The 902d MI Group maintains the Army Talon database of suspicious incident reports on the SIPRNET. Since February 2003, agents from the 902d have submitted more than 2,600 Army Talon reports. The CIIAC provides Army Talon reports to the Counterintelligence Field Activity (CIFA) where they add it to the Cornerstone database of suspicious incident reports from all of the military services. The ability to submit suspicious incident reports online provides the current intelligence needed to support predictive analysis.

The ACIC has also developed a web-based map on the SIPRNET using the Arc Geographical Information System (ArcGIS) suite of products from a commercial company. All Army Talon reports are automatically posted to the GIS map. Additionally, the ACIC can add data to the map as needed from its other mission areas, to include technology protection, information operations, and investigations and operations. Based on the movement toward digital production within the Intelligence Community, the ACIC and CIIAC are moving toward pushing information with the expectation that users will find the information they need and be able to tailor it to meet their needs. Consumers who are not able to find required information can then submit requests for scheduled or ad hoc production to the ACIC through the Community On-Line Intelligence System for End-Users and Managers (COLISEUM).

Conclusion

The goal of the CIIAC is to develop a solid predictive analysis capability in support of the Army and homeland defense in CONUS. New business processes have streamlined research and analysis using state-of-the-art systems and new intelligence products support situational awareness and the dissemination of force protection information. The CIIAC is building on existing collaborative systems to establish agency and peer-to-peer relationships that will enhance predictive analysis and FP. The CIIAC, ATOIC, INSCOM IOC, and USACIDC will integrate information based on a common understanding of long- and short-term threat streams, CONUS I&W, and threat levels based on the use of SEAS and other advanced analytic tools.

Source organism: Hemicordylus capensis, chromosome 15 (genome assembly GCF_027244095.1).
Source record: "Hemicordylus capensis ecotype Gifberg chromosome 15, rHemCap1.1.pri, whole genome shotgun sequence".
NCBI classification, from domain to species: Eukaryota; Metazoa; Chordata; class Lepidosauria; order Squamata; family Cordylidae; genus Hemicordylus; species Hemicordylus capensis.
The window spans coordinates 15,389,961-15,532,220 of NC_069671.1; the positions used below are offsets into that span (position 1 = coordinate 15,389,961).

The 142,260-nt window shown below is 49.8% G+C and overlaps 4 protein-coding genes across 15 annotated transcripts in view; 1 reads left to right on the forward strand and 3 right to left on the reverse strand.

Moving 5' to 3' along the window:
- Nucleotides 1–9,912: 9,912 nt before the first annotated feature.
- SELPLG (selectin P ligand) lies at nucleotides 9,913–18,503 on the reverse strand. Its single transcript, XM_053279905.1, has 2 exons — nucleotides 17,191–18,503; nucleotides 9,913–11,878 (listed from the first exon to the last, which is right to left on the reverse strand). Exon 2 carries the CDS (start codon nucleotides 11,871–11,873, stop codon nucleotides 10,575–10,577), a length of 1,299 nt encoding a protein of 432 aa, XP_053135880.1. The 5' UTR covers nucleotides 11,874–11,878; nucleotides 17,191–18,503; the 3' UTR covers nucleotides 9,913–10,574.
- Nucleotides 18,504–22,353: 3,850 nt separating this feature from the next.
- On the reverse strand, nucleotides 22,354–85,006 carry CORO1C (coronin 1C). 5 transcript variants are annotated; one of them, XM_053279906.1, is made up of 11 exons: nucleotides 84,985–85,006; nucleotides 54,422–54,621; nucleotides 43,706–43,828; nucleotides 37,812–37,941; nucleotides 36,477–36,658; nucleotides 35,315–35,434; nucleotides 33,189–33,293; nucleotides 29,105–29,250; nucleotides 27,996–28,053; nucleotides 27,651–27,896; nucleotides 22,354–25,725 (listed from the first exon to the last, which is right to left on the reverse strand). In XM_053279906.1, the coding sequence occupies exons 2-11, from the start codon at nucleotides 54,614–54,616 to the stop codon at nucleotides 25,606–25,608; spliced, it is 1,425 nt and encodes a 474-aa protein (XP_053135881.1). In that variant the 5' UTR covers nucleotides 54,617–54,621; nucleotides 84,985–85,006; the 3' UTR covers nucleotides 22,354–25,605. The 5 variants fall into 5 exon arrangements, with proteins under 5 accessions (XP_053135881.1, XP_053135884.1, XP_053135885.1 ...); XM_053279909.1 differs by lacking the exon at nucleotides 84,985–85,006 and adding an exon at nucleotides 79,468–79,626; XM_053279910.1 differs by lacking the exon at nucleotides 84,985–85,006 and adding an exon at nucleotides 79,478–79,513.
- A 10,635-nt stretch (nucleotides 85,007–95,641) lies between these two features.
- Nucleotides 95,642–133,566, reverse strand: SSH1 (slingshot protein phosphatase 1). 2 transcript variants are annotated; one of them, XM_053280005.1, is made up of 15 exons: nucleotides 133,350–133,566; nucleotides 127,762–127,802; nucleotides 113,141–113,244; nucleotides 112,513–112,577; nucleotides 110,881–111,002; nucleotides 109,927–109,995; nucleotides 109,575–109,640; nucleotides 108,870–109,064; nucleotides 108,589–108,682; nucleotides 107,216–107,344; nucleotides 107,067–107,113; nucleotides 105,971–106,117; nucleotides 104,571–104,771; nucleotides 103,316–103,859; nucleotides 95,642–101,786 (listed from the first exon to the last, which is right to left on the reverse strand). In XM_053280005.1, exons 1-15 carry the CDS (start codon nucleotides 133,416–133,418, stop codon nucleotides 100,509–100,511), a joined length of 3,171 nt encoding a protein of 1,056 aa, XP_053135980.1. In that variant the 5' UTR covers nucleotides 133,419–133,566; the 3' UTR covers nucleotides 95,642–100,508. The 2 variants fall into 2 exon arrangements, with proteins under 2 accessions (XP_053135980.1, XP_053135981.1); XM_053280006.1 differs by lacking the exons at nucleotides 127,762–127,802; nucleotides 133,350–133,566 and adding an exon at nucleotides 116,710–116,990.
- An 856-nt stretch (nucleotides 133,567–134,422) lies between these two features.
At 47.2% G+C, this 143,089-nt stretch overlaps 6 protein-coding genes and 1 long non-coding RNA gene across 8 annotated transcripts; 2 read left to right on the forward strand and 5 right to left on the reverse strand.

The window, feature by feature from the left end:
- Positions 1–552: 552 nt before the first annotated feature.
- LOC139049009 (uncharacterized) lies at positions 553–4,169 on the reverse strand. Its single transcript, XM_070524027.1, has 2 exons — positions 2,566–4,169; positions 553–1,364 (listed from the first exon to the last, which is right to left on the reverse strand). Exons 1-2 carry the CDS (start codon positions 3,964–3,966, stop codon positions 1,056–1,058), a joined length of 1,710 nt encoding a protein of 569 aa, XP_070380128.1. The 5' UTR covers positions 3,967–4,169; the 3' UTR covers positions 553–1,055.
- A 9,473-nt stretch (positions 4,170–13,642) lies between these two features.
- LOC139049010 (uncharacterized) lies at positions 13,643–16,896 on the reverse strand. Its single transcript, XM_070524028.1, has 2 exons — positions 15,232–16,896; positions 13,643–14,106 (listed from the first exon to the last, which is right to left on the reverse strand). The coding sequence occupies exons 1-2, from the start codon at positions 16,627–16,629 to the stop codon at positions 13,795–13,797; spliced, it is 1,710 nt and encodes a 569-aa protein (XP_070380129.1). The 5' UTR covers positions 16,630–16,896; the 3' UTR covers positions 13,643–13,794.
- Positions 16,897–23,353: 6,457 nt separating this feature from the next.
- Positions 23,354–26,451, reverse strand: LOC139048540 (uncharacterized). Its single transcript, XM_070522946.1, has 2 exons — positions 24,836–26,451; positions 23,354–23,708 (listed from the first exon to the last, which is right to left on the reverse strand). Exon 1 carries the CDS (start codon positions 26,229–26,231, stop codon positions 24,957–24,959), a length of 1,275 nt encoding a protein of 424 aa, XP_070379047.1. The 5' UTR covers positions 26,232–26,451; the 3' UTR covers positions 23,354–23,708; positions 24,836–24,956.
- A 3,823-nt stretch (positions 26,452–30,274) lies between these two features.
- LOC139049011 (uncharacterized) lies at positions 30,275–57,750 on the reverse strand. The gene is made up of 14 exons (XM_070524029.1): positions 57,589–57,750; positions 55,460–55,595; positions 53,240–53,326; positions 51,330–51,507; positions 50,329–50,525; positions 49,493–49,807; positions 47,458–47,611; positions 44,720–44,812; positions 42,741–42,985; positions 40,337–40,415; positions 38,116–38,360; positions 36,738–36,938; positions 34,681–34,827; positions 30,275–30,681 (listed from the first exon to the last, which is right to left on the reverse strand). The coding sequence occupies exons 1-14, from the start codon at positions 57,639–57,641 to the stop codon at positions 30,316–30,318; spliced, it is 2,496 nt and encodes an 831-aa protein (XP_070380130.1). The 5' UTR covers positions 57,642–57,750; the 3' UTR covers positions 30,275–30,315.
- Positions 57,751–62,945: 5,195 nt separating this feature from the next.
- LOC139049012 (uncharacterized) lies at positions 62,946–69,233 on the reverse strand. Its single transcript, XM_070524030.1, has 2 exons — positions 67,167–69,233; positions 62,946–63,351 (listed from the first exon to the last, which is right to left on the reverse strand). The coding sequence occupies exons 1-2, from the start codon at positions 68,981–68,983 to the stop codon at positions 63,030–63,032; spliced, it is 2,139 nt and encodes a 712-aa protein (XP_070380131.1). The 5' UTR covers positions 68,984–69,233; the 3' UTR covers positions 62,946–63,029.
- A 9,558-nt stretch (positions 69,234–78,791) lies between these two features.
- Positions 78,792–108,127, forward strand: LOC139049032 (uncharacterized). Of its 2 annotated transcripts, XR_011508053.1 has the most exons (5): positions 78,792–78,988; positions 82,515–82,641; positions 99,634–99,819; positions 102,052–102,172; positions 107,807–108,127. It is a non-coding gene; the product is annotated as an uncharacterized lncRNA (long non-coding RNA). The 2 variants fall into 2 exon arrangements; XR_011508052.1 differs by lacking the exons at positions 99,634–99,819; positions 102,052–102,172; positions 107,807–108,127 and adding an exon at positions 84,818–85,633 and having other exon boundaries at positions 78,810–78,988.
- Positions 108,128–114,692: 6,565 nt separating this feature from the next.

Charles Harlan began his career with U. S. Army Intelligence as a Department of the Army civilian with the 902d MI Group. at Fort George G. Meade. Maryland and has served as the Chief of the CIIAC since January 2003. He is a retired Army CI agent and has been with the 902d MI Group since October 1998. Readers may contact the author via E-mail at charles.harlan@us.army.mil.
COPYRIGHT 2005 U.S. Army Intelligence Center and School
No portion of this article can be reproduced without the express written permission from the copyright holder.
Copyright 2005 Gale, Cengage Learning. All rights reserved.

 Reader Opinion

Title:

Comment:



 

Article Details
Printer friendly Cite/link Email Feedback
Author:Harlan, Charles E.
Publication:Military Intelligence Professional Bulletin
Geographic Code:1USA
Date:Jan 1, 2005
Words:2122
Previous Article:An adaptive methodology for developing enemy courses of action.
Next Article:Analytical thinking in asymmetric environment.
Topics:


Related Articles
Doctrine for the Initial Brigade Combat Team.
The 902d MI Group's CI ACE -- a center of information fusion and situational awareness.
Operational test of the CHIMS software and hardware. (TSM Notes).
smartFOCUS partnership. (IT News).
Combined go team transformation in the republic of Korea.
ISR support to force protection (1).
Army intelligence Master Plan: Army CI and HUMINT support to force protection.
SPSS helps transform inbound call centers into profit centers.
CSA's focus area 16: actionable intelligence: national joint and expeditionary capabilities.

Terms of use | Copyright © 2014 Farlex, Inc. | Feedback | For webmasters